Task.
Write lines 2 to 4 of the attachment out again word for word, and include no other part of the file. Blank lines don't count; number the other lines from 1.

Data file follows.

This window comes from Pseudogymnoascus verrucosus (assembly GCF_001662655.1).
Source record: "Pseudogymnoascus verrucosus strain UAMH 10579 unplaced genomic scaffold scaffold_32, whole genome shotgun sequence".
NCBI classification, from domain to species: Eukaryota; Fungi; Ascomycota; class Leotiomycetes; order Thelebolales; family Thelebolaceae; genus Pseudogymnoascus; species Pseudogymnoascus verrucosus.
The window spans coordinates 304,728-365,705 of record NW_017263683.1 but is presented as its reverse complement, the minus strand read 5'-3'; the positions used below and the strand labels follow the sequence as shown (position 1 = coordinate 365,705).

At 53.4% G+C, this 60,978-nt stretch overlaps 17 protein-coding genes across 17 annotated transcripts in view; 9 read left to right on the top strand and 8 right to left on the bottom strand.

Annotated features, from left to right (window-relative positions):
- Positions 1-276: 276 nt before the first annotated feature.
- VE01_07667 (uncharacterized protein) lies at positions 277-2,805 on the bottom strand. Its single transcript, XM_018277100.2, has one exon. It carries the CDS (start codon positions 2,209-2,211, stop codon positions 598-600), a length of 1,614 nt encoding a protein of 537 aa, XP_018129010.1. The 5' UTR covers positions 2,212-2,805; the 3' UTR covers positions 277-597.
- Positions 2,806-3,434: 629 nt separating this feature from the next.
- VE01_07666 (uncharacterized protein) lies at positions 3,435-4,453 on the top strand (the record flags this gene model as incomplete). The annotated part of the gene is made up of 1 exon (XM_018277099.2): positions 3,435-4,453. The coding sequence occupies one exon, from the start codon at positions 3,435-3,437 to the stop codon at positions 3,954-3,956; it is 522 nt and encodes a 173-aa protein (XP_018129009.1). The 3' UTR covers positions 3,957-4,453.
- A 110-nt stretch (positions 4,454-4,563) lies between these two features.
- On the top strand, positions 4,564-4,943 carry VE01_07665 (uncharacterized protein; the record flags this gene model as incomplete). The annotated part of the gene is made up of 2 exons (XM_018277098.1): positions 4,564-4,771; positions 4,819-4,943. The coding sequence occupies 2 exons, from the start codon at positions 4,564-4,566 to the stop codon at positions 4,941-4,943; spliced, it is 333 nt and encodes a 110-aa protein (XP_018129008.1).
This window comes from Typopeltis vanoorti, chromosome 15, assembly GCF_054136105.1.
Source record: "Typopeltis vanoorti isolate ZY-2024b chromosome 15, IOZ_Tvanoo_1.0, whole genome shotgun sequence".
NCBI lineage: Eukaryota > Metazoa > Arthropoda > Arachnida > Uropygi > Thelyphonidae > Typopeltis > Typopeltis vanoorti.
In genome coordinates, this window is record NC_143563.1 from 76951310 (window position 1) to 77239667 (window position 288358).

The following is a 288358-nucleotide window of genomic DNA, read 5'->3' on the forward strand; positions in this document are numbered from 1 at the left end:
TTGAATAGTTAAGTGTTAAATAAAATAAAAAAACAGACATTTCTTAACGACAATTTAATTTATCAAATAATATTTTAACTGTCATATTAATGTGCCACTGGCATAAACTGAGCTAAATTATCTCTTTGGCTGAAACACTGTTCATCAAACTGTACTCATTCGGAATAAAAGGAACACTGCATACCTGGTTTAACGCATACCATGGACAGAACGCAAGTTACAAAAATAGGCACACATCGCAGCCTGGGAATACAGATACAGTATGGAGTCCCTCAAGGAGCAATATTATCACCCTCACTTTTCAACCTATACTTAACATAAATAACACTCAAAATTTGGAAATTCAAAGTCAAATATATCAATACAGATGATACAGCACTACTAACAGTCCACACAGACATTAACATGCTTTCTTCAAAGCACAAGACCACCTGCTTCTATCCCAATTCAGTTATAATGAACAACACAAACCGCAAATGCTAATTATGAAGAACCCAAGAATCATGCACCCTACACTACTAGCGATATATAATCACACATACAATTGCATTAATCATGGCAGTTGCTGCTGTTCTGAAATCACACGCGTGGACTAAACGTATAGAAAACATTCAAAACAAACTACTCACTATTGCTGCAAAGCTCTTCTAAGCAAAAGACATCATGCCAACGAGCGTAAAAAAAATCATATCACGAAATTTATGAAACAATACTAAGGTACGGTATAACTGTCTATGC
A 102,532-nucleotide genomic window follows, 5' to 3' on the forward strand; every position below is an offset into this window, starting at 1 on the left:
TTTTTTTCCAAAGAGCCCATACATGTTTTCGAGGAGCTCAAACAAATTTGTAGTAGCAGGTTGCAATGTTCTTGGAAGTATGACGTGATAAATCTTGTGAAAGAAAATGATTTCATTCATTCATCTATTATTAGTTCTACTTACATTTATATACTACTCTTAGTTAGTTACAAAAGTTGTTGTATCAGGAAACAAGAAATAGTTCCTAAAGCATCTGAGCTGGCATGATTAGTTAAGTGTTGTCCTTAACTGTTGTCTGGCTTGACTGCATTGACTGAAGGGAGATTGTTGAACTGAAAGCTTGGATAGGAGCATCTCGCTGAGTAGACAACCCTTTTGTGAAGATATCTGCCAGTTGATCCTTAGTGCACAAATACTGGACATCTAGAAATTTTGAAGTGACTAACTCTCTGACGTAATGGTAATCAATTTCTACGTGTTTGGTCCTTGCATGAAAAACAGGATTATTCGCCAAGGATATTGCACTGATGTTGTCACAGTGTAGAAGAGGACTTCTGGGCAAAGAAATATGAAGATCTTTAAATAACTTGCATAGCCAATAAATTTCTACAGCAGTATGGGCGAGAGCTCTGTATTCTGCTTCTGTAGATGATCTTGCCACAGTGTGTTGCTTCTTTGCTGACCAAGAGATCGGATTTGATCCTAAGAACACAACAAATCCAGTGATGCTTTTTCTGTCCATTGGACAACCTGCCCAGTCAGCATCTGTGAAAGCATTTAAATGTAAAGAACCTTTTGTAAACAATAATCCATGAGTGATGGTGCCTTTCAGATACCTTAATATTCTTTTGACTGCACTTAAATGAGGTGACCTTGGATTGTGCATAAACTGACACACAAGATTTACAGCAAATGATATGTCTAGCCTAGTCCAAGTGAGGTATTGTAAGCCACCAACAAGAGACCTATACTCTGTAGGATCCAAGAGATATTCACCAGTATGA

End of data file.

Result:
Source record: "Pseudogymnoascus verrucosus strain UAMH 10579 unplaced genomic scaffold scaffold_32, whole genome shotgun sequence".
NCBI classification, from domain to species: Eukaryota; Fungi; Ascomycota; class Leotiomycetes; order Thelebolales; family Thelebolaceae; genus Pseudogymnoascus; species Pseudogymnoascus verrucosus.
The window spans coordinates 304,728-365,705 of record NW_017263683.1 but is presented as its reverse complement, the minus strand read 5'-3'; the positions used below and the strand labels follow the sequence as shown (position 1 = coordinate 365,705).